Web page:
For many businesses, innovation has been the key to growth and a prime vein for competitive advantage. For one example, IBM’s range of inventions — including the magnetic stripe that is hard to remember living without, UPC price codes and laser eye surgery — all generated competitive advantages that allowed them to stay ahead of international competition that had the advantage of lower-priced labour. IBM’s inventions, granted, generated efficiencies, but these innovations have been through the pursuit of creative problem-solving or throwing as many ideas out for consideration and development.
Over the last few decade, however, outsourcing seems to be a more prevalent strategy among larger firms instead than innovation. The immediate perception is that outsourcing is a matter than allows an organization to focus on its core products or services rather than preoccupying itself with functions that are less central to the organization's expertise or mission. In many instances outsourcing occurred as jobs were created and added within the company due to innovation, but it has seemed over time that outsourcing has become a larger preoccupation in an effort to cut costs.
The perception is that such cost cutting measures will improve profit margins and satisfy one measure of efficiency, however, short-sighted that measure may be. The cheap certitude that comes from achieving favourable financials for the current fiscal year or the next quarter, however, overlooks the advantages of investing regularly in terms of financial losses in risk and innovation. The short-term variables that go into that measure of an organization's immediate success bears, however, little relation to the long-term success or health of that company.
A steady of infusion of new ideas to broaden a company's horizons and prospects is far more indicative of a company's future health than a current measure of profit and losses. Choosing to measure a company's standing by this alone and making decisions based on achieving the temporal ideals is dangerous despite the perceived risk aversion that may motivate it. Perhaps it is an argument that sounds familiar to those who are less than willing to laud CEOs for maximizing the bottom line for the benefit of stockholders instead of taking a longer-term view that contributes to the sustainability of the organizations beyond a relatively short period of time. It seems that as a business grows, there is the risk of a stagnancy that occurs when bean-counting becomes a higher priority than entrepreneurship and innovation. Those larger companies that look to cut costs by methods including outsourcing or more inclined to by a start-up after it has proven to be successful rather than cultivating a culture of risk and, consequently, innovation. Such an approach to innovation -- one where new ideas or companies are bought for the successes they achieve rather than encouraging it within -- seems a lot like the thinking behind the assembling of a fantasy sports roster. On paper it may look good, but the reality may be that the fit between the two organizations may not be as ideal as hoped.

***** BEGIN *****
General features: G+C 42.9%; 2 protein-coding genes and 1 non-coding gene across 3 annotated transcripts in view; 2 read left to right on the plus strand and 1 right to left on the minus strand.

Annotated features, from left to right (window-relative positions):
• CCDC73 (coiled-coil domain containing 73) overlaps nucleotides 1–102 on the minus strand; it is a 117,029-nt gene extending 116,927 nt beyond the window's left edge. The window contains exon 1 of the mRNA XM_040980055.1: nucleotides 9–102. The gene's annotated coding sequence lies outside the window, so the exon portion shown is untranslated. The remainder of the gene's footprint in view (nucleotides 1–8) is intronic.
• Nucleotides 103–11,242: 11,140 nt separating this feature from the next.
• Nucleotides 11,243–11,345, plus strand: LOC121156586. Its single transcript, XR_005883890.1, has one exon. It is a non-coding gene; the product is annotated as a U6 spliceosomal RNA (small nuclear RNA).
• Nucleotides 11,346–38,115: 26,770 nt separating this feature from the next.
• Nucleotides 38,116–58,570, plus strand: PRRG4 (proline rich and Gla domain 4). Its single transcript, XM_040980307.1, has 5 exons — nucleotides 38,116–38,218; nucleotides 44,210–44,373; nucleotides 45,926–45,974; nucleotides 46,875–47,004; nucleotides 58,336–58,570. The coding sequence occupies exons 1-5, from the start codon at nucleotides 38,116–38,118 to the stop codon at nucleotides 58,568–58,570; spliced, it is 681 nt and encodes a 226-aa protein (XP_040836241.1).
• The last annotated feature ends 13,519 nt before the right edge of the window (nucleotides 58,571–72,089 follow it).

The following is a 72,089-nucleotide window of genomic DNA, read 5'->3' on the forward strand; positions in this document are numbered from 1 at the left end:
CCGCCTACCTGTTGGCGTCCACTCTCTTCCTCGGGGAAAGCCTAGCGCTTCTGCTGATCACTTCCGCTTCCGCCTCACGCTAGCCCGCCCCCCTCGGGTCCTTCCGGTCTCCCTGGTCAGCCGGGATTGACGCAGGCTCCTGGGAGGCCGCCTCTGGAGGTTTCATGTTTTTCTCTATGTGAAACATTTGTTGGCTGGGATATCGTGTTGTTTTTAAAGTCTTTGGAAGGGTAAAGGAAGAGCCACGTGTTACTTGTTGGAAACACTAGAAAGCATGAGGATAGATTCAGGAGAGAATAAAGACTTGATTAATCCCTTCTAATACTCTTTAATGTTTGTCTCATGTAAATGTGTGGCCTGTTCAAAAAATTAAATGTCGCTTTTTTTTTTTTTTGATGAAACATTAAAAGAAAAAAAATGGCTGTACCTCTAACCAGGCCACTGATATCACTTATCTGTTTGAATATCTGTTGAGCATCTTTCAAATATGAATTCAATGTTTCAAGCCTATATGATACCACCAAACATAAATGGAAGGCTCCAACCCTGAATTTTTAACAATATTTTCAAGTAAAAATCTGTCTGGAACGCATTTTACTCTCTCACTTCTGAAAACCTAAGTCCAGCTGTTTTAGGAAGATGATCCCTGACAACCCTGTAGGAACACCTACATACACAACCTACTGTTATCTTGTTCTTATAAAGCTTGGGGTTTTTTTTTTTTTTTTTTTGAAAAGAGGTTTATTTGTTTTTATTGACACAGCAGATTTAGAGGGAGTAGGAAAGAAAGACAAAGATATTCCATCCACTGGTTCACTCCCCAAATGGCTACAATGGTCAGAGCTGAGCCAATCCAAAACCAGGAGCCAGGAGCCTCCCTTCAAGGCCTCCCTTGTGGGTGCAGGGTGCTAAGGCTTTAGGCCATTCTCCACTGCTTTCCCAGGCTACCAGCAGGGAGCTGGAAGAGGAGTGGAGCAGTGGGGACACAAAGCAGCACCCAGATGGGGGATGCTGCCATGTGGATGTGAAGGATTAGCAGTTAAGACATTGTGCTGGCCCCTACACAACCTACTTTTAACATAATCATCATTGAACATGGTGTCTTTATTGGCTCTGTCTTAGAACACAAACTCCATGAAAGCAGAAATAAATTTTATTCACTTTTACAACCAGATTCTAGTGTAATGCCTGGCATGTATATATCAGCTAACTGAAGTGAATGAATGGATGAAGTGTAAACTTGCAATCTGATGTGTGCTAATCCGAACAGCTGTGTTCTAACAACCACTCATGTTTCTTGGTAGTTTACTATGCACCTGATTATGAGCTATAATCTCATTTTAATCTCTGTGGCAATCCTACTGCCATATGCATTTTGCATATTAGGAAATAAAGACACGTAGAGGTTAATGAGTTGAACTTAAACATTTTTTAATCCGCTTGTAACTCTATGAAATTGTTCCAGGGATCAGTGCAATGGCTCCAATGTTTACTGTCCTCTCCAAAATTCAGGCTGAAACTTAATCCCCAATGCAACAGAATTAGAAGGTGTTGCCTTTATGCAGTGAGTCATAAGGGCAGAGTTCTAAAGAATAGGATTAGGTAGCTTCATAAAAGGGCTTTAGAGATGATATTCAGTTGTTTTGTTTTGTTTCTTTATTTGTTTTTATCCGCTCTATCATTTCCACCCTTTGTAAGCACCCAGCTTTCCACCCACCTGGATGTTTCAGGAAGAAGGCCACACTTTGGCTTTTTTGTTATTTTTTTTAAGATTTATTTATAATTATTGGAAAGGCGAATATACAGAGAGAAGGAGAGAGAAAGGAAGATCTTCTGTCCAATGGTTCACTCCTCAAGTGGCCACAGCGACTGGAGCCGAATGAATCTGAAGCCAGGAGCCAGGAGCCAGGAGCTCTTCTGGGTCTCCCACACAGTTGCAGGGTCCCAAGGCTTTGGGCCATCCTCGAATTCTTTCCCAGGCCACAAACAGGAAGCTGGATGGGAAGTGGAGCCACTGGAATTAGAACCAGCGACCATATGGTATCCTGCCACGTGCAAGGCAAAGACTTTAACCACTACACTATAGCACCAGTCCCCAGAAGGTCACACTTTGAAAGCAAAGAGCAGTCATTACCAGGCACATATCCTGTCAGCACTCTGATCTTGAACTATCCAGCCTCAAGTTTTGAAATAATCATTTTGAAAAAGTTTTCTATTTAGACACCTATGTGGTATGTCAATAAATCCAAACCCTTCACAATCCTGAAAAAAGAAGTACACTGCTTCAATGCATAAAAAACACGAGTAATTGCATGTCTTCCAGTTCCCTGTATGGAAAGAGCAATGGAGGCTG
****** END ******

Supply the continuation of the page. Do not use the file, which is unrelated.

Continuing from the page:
Rather than reducing the exposure to risk (as they perceive it), businesses need to indulge in risk by supporting and nurturing innovation within the business. Adopting a narrow view and over-specializing will ultimately truncate a business's vision, potential and ultimately its future. While Eastman Kodak sowed the seeds of its own demise by not properly valuing the innovations and patents it generated in the field of digital photography, other businesses make the mistake of not investing in the risk and failure cycle that comes with attempts at innovation but ultimately leads to discoveries that mesh with the goals, mission and infrastructure of the company. Businesses need to maintain the appetite for risk and innovation that marked their launch rather than retreat to the false comfort of short-term measures of efficiency and striving to achieve standards that comply with those snap shots of a company's standing at a given moment and cutting costs as a means of achieving a false measure of health or efficiency instead of investing in innovation.